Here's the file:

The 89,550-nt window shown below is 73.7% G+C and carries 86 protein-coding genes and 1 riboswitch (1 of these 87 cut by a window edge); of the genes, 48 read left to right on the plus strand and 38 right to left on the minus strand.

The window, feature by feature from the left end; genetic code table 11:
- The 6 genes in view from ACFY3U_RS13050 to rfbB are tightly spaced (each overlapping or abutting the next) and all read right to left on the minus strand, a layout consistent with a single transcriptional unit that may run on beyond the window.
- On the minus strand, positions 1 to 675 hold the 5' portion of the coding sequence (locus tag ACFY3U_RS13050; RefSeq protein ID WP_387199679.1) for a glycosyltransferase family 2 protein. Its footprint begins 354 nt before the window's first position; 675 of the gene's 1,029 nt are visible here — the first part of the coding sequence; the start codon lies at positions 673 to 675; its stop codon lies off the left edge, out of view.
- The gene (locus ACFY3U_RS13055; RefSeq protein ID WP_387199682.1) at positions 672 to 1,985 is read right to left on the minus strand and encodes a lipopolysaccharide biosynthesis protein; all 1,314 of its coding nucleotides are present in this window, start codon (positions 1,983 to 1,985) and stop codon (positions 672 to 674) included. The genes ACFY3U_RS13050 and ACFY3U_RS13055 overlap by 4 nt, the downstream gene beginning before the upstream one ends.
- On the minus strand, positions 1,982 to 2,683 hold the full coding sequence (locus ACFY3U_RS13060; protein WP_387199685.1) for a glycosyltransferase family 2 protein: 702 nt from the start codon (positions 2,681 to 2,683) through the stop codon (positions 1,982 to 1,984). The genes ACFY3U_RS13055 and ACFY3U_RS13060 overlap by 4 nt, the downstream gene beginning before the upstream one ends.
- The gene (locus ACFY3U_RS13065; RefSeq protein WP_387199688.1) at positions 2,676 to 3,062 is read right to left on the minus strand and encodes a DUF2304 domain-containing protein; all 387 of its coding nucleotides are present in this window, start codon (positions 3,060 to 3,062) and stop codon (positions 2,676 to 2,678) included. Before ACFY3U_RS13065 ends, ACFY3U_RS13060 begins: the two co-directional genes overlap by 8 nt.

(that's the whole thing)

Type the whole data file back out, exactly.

The 89,550-nt window shown below is 73.7% G+C and carries 86 protein-coding genes and 1 riboswitch (1 of these 87 cut by a window edge); of the genes, 48 read left to right on the plus strand and 38 right to left on the minus strand.

The window, feature by feature from the left end; genetic code table 11:
- The 6 genes in view from ACFY3U_RS13050 to rfbB are tightly spaced (each overlapping or abutting the next) and all read right to left on the minus strand, a layout consistent with a single transcriptional unit that may run on beyond the window.
- On the minus strand, positions 1 to 675 hold the 5' portion of the coding sequence (locus tag ACFY3U_RS13050; RefSeq protein ID WP_387199679.1) for a glycosyltransferase family 2 protein. Its footprint begins 354 nt before the window's first position; 675 of the gene's 1,029 nt are visible here — the first part of the coding sequence; the start codon lies at positions 673 to 675; its stop codon lies off the left edge, out of view.
- The gene (locus ACFY3U_RS13055; RefSeq protein ID WP_387199682.1) at positions 672 to 1,985 is read right to left on the minus strand and encodes a lipopolysaccharide biosynthesis protein; all 1,314 of its coding nucleotides are present in this window, start codon (positions 1,983 to 1,985) and stop codon (positions 672 to 674) included. The genes ACFY3U_RS13050 and ACFY3U_RS13055 overlap by 4 nt, the downstream gene beginning before the upstream one ends.
- On the minus strand, positions 1,982 to 2,683 hold the full coding sequence (locus ACFY3U_RS13060; protein WP_387199685.1) for a glycosyltransferase family 2 protein: 702 nt from the start codon (positions 2,681 to 2,683) through the stop codon (positions 1,982 to 1,984). The genes ACFY3U_RS13055 and ACFY3U_RS13060 overlap by 4 nt, the downstream gene beginning before the upstream one ends.
- The gene (locus ACFY3U_RS13065; RefSeq protein WP_387199688.1) at positions 2,676 to 3,062 is read right to left on the minus strand and encodes a DUF2304 domain-containing protein; all 387 of its coding nucleotides are present in this window, start codon (positions 3,060 to 3,062) and stop codon (positions 2,676 to 2,678) included. Before ACFY3U_RS13065 ends, ACFY3U_RS13060 begins: the two co-directional genes overlap by 8 nt.